La Llorona

The weeping woman, La Llorona is a classic Mexican ghost story told for generations as a caution to children to remain inside at night.

The specter appears as a beautiful Latina woman in white or gray clothing, sobbing in anguish while always seeming to be looking for something. Most of the time she is found by a river or other body of water, and may appear to have recently been in the water. She may have cuffs on her wrists, symbols of her status as a spirit bound to the earth, and she will be instantly drawn to any children.

The La Llorona myth begins with a woman named Maria who falls in love with a prominent man who detests that Maria has two small children. Maria drowns the children in the local river to prove her love for the man, but discovers that he has abandoned her for a new, younger lover. Wracked with guilt over murdering her children, Maria returns to the river and drowns herself.

Maria’s spirit arrives in the afterlife only to discover that because of her sin she must return to earth, forever to walk the riverside as a specter searching for her dead children. Her wails are harbingers of death, similar to those of a banshee, and she will steal children who are not tucked safely into bed in the dark of the night. She cries “Aaaay, mis hijos!” (“Oh, my children!”) as she searches forever for the souls of her offspring.

While the story of Maria is said to be the origin of the Weeping Woman, there have been numerous other versions of this tale, leading to other women who become La Llorona after their death. Any woman who kills their children and then commits suicide may become one of these wailing, dangerous spirits.

Oddly enough, La Llorona may have its true origins not in Mexico or Spain, but rather in Germany. The story is very similar to that of the “white lady” myth that originated in the early 1400s in Germany. While not exactly the same, the stories do bear a striking similarity. La Llorona may also be a version of the Gaelic banshee, a woman wronged seeking her revenge.

Another possible origin for the story of La Llorona can be found in Aztec mythology. Aspects of the story of Maria and her children match those of the ancient goddess, Cihuacoatl, who abandoned her son, Mixcoatl. When she returned to look for her child, she found only a sacrificial knife, and wept thinking he may have been killed (he was not, and went on to become the god of the hunt). For a time, Cihuacoatl wandered the world searching for her child, taking any human child she found but quickly killing them when they turned out to not be her son.

A fourth origin, more grounded in history, may come from the conquest of Mexico by Cortéz in 1520. Cortéz had several slaves, one of which, known as La Malinche, acted as an interpreter and guide. She was a native Nahua, very familiar with the terrain and people of what would eventually become Mexico. She served as a trusted adviser to the Spanish and became Cortéz’s mistress, and bore him at least one child. Cortéz, however, would not marry her. She attempted to take her revenge in the old, Aztec style by killing her son, but did not go through with it. The story of her love and betrayal may have inspired the La Llorona legends.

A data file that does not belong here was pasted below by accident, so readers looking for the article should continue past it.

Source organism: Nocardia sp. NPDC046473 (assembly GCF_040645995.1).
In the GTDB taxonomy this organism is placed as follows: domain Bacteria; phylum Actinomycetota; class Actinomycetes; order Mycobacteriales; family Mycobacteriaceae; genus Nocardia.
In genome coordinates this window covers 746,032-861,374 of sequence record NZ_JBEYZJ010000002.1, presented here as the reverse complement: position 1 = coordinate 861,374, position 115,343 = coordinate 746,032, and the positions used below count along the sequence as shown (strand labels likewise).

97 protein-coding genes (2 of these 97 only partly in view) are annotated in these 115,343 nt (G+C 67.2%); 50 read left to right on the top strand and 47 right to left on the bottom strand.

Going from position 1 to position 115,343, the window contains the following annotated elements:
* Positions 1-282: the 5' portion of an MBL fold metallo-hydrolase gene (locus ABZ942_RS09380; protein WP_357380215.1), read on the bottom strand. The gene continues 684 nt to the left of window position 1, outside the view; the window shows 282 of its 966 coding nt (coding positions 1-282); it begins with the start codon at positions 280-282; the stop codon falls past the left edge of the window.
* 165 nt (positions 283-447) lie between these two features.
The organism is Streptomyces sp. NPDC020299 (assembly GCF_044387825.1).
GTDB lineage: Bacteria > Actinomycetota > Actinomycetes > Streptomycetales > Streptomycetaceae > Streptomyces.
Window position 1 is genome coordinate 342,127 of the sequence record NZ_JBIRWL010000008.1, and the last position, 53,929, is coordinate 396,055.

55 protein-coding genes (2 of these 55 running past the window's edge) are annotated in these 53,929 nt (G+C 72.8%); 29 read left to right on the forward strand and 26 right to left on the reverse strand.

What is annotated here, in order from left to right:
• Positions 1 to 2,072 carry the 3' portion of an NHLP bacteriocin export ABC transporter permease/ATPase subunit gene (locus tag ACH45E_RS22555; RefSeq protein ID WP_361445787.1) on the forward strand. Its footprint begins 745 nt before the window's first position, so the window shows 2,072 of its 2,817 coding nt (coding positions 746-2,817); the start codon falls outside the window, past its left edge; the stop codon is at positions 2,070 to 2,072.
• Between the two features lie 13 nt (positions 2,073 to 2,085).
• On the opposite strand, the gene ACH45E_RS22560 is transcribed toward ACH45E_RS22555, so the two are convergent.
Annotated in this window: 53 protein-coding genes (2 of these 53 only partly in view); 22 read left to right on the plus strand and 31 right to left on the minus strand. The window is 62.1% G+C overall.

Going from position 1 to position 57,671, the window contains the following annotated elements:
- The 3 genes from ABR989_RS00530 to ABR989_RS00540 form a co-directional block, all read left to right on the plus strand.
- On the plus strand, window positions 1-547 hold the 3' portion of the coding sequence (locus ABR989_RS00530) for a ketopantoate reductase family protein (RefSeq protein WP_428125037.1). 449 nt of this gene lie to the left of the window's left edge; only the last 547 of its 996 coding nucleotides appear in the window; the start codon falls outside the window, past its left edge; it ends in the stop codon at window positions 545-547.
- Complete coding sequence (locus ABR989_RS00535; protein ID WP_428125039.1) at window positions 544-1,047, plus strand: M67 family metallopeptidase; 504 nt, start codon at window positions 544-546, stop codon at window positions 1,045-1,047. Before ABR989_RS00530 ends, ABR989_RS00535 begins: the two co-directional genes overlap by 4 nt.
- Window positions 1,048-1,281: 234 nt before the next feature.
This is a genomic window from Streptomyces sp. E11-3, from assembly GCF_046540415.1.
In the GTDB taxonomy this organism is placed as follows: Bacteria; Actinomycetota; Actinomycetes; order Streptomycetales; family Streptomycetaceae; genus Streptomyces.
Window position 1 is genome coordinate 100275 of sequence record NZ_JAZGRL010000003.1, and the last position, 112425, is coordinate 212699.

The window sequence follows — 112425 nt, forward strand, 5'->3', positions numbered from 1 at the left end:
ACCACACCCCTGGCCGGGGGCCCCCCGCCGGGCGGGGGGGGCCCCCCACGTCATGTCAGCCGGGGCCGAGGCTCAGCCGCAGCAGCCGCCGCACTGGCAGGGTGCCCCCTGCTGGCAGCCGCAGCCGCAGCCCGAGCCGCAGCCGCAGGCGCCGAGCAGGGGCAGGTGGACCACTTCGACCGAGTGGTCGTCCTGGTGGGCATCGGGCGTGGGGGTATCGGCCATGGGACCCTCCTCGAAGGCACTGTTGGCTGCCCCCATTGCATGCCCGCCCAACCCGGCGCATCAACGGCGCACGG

La Llorona has appeared in several stories, movies, and television shows. Two movies revolve around the legend, The Weeping Woman and the more recent La Llorona. The vengeful ghost was featured on an episode of Supernatural where the heroes managed to defeat the ghost by bringing her into contact with the spirits of her dead children. The episode made it clear that this was not the original Maria, but a much more recent woman who had killed her children and had become a Weeping Woman because of her evil deeds. So prevalent is the idea of La Llorona that on March 5, 2017, protesters in Mexico took to the streets dressed as the Weeping Woman ghost to raise awareness about 43 missing students from a southern Mexican town.

There are many traditional folktales about La Llorona, and even a song sung to children to warn them about the ghost that might steal them away:

Don’t go down to the river, child,
Don’t go there alone;
For the sobbing woman, wet and wild,
Might claim you for her own.

She weeps when the sun is murky red;
She wails when the moon is old;
She cries for her babies, still and dead,
Who drowned in the water cold.

Abandoned by a faithless love,
Filled with fear and hate.
She flung them from a cliff above
And left them to their fate.

Day and night, she heard their screams,
Borne on the current’s crest;
Their tortured faces filled her dreams,
And gave her heart no rest.

Crazed by guilt and dazed by pain,
Weary from loss of sleep,
She leaped in the river, lashed by rain,
And drowned in the waters deep.

She seeks her children day and night,
Wandering, lost, and cold;
She weeps and moans in dark and light,
A tortured, restless soul.

Don’t go down to the river, child,
Don’t go there alone;
For the sobbing woman, wet and wild,
Might claim you for her own.

Wikipedia Entry: La Llorona
SFGate: Mexico’s legend of La Llorona continues to Terrify
Imagine Spirit: Chilling Legend of La Llorona

3 thoughts on “La Llorona

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  1. Apparently she has a horse head as well, but I don’t know how modern the horse-head appearance was added on. Either way, still a creepy story

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